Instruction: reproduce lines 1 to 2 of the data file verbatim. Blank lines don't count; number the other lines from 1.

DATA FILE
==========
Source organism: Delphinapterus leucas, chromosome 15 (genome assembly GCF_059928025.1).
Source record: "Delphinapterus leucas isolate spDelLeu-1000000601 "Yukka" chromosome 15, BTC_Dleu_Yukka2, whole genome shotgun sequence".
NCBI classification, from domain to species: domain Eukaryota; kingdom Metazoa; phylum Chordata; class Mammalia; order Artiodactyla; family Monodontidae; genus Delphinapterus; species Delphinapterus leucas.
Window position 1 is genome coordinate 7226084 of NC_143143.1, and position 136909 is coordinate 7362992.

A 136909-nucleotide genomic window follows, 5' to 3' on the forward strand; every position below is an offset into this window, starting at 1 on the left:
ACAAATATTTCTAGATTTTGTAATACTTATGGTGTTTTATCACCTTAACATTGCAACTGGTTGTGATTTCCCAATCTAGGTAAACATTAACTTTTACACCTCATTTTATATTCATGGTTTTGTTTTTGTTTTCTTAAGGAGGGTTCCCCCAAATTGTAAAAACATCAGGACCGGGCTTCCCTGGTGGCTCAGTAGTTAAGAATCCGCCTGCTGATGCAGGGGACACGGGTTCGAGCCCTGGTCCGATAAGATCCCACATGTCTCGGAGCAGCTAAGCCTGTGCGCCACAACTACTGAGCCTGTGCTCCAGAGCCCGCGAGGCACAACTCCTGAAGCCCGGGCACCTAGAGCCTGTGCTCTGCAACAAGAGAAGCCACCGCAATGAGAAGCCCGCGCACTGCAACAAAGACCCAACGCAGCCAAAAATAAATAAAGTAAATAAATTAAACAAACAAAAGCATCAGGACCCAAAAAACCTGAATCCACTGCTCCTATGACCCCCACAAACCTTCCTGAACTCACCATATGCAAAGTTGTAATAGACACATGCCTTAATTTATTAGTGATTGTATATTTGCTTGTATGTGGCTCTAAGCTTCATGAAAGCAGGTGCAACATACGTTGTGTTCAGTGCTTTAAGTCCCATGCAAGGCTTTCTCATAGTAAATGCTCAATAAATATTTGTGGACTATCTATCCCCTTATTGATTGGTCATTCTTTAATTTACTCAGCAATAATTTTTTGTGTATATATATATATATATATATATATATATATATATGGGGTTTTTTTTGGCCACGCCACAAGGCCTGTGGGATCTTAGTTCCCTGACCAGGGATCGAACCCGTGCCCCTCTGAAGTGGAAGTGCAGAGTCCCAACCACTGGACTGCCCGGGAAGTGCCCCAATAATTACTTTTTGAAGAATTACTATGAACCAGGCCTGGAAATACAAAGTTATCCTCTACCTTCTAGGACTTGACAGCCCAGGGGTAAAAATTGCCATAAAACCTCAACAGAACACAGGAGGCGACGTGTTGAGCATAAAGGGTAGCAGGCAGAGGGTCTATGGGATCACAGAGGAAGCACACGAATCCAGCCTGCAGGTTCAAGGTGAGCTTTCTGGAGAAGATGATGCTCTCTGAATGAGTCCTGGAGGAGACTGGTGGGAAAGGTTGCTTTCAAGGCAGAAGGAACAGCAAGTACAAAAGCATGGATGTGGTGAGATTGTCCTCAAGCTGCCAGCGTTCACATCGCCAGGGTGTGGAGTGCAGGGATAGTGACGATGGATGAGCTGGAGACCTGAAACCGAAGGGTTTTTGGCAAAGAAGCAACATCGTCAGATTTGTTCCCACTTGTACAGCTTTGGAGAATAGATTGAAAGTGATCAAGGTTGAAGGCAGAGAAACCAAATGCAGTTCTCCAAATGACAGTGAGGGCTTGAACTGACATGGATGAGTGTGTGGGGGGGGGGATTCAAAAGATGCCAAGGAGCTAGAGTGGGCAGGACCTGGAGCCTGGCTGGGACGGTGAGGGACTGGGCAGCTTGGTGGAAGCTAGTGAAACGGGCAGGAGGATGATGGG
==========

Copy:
Source organism: Delphinapterus leucas, chromosome 15 (genome assembly GCF_059928025.1).
Source record: "Delphinapterus leucas isolate spDelLeu-1000000601 "Yukka" chromosome 15, BTC_Dleu_Yukka2, whole genome shotgun sequence".